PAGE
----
Americans are feeling worse about the housing market again.
Fannie Mae’s gauge of housing sentiment dropped 3.8 points in February to 58.0, falling close to its record low set last year and reversing three months of consecutive gains. Overall, 44% of consumers reported that it’s a bad time to sell, up from 39% last month. At the same time, 24% of respondents expressed concern about losing their job in the next 12 months, up 18% last month.
Both buyers and sellers were pessimistic about the market, Doug Duncan, chief economist and senior vice president at Fannie Mae, said. He noted the decline in sentiment coincided with a run-up in mortgage rates in February after they had softened some since November.
“With home-selling sentiment now lower than it was pre-pandemic – and home-buying sentiment remaining near its all-time low – consumers on both sides of the transaction appear to be feeling cautious about the housing market,” Duncan said in a statement. “We believe these results corroborate our expectation for subdued home sales in the coming quarters, particularly now that mortgage rates have begun rising again.”
The results underscore how heavily affordability conditions have dampened the housing market ahead of the spring.
In the last month, the rate on the 30-year fixed mortgage surged over a half-point to 6.65%. As a result, homebuyers pulled back on their purchasing plans, the Mortgage Bankers Association found, with purchase activity plunging to a 28-year low by the last week of February.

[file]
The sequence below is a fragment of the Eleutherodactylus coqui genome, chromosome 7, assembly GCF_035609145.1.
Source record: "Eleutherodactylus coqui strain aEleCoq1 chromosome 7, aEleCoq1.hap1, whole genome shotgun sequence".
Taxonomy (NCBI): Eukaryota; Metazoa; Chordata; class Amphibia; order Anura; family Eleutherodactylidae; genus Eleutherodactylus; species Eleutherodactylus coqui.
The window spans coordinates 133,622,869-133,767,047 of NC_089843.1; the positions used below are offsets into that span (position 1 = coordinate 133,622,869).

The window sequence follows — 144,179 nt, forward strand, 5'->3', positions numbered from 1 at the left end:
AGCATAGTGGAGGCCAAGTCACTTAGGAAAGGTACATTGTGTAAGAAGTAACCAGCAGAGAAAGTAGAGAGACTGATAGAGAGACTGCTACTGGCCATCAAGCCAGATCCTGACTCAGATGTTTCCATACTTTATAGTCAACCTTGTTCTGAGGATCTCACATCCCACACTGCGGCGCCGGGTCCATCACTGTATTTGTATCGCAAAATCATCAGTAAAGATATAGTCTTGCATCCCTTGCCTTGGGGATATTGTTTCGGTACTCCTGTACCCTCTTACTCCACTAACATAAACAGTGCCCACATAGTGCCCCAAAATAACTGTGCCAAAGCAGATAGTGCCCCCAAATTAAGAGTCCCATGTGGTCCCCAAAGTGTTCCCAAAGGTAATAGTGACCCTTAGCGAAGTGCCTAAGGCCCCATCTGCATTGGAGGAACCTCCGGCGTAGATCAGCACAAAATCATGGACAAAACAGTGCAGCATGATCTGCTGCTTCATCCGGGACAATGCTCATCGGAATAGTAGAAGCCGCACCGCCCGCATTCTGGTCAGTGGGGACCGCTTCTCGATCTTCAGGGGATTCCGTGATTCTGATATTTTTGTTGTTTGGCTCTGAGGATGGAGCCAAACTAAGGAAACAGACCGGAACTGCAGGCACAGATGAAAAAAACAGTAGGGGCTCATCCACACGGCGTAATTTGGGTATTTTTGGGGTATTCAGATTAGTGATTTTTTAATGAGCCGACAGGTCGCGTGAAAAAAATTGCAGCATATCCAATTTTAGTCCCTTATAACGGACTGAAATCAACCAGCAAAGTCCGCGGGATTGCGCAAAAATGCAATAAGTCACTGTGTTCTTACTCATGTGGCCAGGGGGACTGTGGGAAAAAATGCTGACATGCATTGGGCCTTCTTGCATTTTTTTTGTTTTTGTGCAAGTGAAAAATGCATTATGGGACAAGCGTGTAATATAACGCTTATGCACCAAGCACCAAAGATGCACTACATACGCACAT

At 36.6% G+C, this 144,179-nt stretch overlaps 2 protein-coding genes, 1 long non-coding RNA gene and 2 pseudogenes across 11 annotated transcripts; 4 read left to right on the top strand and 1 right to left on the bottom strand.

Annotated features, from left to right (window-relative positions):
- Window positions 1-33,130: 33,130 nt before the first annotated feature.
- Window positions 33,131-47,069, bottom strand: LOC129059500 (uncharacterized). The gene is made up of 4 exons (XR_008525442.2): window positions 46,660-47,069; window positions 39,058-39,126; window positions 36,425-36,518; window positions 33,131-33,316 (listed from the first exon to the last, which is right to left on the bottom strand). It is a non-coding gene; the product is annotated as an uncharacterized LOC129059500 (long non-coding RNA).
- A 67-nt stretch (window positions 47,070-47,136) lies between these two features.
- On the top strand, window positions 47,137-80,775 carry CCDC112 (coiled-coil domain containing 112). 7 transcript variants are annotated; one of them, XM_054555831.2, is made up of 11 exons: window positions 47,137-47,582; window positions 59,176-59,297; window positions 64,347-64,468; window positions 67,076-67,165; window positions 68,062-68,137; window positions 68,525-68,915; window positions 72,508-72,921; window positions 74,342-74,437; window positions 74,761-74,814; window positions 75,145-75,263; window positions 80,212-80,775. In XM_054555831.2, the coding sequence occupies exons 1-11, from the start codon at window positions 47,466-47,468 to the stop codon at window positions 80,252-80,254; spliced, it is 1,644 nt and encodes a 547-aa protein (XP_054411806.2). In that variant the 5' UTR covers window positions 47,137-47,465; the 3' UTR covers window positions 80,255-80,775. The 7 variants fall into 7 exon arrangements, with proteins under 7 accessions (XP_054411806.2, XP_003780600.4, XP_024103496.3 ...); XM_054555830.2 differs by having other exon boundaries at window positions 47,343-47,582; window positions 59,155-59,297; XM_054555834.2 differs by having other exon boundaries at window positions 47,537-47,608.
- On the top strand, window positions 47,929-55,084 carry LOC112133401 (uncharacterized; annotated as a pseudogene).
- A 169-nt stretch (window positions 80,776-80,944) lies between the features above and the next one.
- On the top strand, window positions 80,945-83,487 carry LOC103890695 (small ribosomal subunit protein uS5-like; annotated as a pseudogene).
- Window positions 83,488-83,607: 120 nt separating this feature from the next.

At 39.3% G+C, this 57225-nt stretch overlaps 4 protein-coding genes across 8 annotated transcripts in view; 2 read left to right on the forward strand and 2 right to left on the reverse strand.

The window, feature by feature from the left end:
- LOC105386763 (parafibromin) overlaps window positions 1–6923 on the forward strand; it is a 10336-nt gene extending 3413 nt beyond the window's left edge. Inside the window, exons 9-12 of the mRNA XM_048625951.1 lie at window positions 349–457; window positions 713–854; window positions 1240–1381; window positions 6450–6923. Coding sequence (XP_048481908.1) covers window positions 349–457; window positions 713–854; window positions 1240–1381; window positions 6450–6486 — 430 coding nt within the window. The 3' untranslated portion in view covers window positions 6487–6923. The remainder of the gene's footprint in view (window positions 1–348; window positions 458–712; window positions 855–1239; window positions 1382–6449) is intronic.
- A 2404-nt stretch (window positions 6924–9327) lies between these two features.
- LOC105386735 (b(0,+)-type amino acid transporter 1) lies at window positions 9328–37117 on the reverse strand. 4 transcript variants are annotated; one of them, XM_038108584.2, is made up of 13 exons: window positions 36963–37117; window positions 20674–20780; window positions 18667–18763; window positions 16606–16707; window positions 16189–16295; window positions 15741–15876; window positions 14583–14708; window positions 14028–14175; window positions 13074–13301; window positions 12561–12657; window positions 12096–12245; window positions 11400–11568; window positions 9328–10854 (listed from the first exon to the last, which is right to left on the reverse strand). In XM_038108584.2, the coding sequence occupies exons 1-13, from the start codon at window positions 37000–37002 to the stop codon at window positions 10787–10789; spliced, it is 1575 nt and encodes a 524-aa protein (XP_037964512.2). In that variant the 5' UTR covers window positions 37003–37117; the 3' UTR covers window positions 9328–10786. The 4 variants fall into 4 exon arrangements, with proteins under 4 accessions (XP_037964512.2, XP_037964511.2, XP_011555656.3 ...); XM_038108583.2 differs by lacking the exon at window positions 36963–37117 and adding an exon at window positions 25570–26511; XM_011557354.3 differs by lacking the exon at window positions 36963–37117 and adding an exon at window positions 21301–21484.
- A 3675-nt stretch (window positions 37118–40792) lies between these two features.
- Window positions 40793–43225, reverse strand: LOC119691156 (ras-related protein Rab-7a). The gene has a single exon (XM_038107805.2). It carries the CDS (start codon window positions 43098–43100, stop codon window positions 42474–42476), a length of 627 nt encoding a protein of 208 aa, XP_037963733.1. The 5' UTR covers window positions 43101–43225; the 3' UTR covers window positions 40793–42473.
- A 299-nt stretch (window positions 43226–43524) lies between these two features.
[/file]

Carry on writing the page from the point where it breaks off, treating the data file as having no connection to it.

Buyers still in the market also face higher home prices.
The median listing price on a home sold in February rose to $415,000, Realtor.com data showed, up from $406,000 the previous month. At last week’s rate, that translates to a typical monthly mortgage payment of $2,132, or 49% more than a year ago.
That financial blow was reflected in buyers' cratering confidence levels. At least 79% of respondents said that buying conditions were bad last month, Fannie Mae found, while only 20% said it was a good time to buy. While confidence in buying conditions increased 5 points, they remained 21 points lower than a year ago.
As for outlook on mortgage rates, respondents were also less optimistic.
Only 15% of those surveyed said they expected rates to go down over the next 12 months, while 55% expect another increase in mortgage rates. On Tuesday, it didn’t appear that Federal Reserve Chairman Jerome Powell was ready to back down from increasing its benchmark rate, noting that inflation remains too high. That could keep mortgage rates from falling anytime soon.
According to Melissa Cohn, regional vice president of William Raveis Mortgage, it's best to keep a positive outlook despite the current rate climate.
“Rates will come down. It’s not a question of if. It's really a question of when, and our timeline has been thrown off,” Cohn told Yahoo Finance. “As such, it may be best to relax, keep an eye on the market, and remember that everything is transitory — more favorable conditions will reappear at some point. It’s just a matter of being patient.”
Gabriella is a personal finance reporter at Yahoo Finance. Follow her on Twitter @__gabriellacruz.